Listeners

To simplify this proof-of-concept, I used an HTTP public listener.

Azure App Gateway - Listener Azure App Gateway: Listener

Rules

Rules is where we stitch all these settings together.

Azure App Gateway - Rules - Listener Azure App Gateway Rules: Listener

Azure App Gateway - Rules - Backend Targets Azure App Gateway Rules: Backend Targets

Testing using Postman

The simplest way to test is using Postman. Simply call the API multiple times and expect it to succeed occassionaly. For example, I have set my AppGW to have three Azure OpenAI endpoints in its backend pool. So in using a specific key (e.g. East US), I expect my POST to have 1 successful call followed by 2 access denied calls.

Azure App Gateway Testing - Postman - Successful Testing: Successful Call (1 out of every 3 calls)

Azure App Gateway Testing - Postman - Access Denied Testing: Access Denied (2 out of every 3 calls)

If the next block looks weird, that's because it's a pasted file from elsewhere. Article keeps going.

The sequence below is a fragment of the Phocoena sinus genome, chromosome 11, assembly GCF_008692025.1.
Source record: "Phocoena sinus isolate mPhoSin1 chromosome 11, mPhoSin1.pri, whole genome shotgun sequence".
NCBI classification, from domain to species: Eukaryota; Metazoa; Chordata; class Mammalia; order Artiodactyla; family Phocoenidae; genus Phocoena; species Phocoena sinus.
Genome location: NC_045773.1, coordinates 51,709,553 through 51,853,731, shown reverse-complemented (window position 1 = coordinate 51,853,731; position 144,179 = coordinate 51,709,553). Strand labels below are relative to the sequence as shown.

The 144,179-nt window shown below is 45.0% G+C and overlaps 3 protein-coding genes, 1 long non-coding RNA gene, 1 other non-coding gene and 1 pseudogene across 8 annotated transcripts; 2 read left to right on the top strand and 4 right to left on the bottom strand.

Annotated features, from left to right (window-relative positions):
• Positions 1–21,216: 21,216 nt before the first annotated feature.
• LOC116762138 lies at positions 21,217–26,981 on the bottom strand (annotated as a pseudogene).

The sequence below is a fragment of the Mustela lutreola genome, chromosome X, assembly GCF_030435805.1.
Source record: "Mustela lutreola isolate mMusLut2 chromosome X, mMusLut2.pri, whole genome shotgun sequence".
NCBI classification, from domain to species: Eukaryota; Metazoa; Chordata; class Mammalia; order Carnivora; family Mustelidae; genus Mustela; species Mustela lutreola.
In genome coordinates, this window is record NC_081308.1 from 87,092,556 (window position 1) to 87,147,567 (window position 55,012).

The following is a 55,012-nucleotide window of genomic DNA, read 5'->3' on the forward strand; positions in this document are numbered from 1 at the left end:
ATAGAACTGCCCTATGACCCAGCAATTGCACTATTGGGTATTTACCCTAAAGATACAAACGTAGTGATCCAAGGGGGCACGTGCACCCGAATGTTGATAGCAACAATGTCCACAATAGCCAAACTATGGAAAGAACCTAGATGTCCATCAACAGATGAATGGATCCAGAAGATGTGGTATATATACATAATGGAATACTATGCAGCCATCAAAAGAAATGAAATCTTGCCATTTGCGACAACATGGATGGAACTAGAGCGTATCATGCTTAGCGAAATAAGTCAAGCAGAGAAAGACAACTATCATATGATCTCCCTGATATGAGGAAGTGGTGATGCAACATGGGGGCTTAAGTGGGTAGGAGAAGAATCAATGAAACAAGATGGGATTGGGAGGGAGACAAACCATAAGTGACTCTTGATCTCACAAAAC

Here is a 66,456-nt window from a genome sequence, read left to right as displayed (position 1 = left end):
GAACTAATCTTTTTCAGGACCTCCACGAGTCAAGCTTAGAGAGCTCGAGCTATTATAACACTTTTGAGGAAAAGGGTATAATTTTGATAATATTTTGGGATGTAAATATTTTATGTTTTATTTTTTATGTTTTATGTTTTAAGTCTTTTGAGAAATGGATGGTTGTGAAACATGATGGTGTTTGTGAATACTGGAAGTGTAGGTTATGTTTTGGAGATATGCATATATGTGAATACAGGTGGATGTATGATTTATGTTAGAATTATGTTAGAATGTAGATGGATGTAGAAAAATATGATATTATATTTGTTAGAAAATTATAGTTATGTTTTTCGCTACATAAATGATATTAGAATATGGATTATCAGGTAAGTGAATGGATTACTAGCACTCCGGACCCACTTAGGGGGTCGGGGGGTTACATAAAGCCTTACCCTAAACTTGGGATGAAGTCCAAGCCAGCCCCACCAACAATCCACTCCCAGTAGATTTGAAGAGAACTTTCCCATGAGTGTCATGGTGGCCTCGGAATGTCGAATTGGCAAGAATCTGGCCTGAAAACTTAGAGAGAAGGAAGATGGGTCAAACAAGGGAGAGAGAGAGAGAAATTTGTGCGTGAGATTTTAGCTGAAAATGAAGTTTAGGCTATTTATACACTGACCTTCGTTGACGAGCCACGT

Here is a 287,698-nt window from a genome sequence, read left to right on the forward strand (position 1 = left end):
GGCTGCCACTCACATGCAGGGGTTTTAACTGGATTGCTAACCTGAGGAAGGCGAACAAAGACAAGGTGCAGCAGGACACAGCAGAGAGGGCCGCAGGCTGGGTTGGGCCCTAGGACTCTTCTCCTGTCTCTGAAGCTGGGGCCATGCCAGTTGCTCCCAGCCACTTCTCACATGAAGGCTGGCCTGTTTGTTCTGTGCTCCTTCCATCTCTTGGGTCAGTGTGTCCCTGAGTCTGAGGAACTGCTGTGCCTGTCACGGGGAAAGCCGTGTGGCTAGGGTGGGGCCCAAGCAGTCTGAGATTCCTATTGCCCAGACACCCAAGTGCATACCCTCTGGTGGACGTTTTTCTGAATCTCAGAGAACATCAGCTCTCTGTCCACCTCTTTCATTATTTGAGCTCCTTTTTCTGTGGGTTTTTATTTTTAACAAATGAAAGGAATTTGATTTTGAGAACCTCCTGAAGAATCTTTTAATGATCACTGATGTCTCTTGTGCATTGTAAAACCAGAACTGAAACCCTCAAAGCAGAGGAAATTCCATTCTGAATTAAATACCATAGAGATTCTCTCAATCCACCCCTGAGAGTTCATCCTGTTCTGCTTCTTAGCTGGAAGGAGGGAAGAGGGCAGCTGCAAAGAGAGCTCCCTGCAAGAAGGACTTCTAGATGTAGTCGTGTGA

This result shows that load balancing is working. As each Azure OpenAI endpoint requires a different api-key, we expect the manual calls to work only when the load balancer hits that specific endpoint.

For application integration, we need a way to authenticate without using the api-key.

Keyless Authentication for Code using Microsoft Entra ID (formerly Azure AD)

The good news is that OpenAI SDK, LangChain, and Semantic Kernel all supports Azure AD integration. The first step is to give the application (via Managed Identities or Service Principal) and/or the developer/engineer the Cognitive Services OpenAI User role (see how-to.)

Azure OpenAI RBAC Azure OpenAI Role-based Access (RBAC)

After doing so, you can try any one of these code snippets (or in a different language that these SDKs support.)

Alternative Method: AppGW Rewrite Rules
Azure Application Gateway also supports Rewrite Rules which can inject the header api-key depending on the backend. This solution is possible but requires security validation.

Azure AD (Keyless) Authentication using OpenAI SDK

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import openai
from azure.identity import DefaultAzureCredential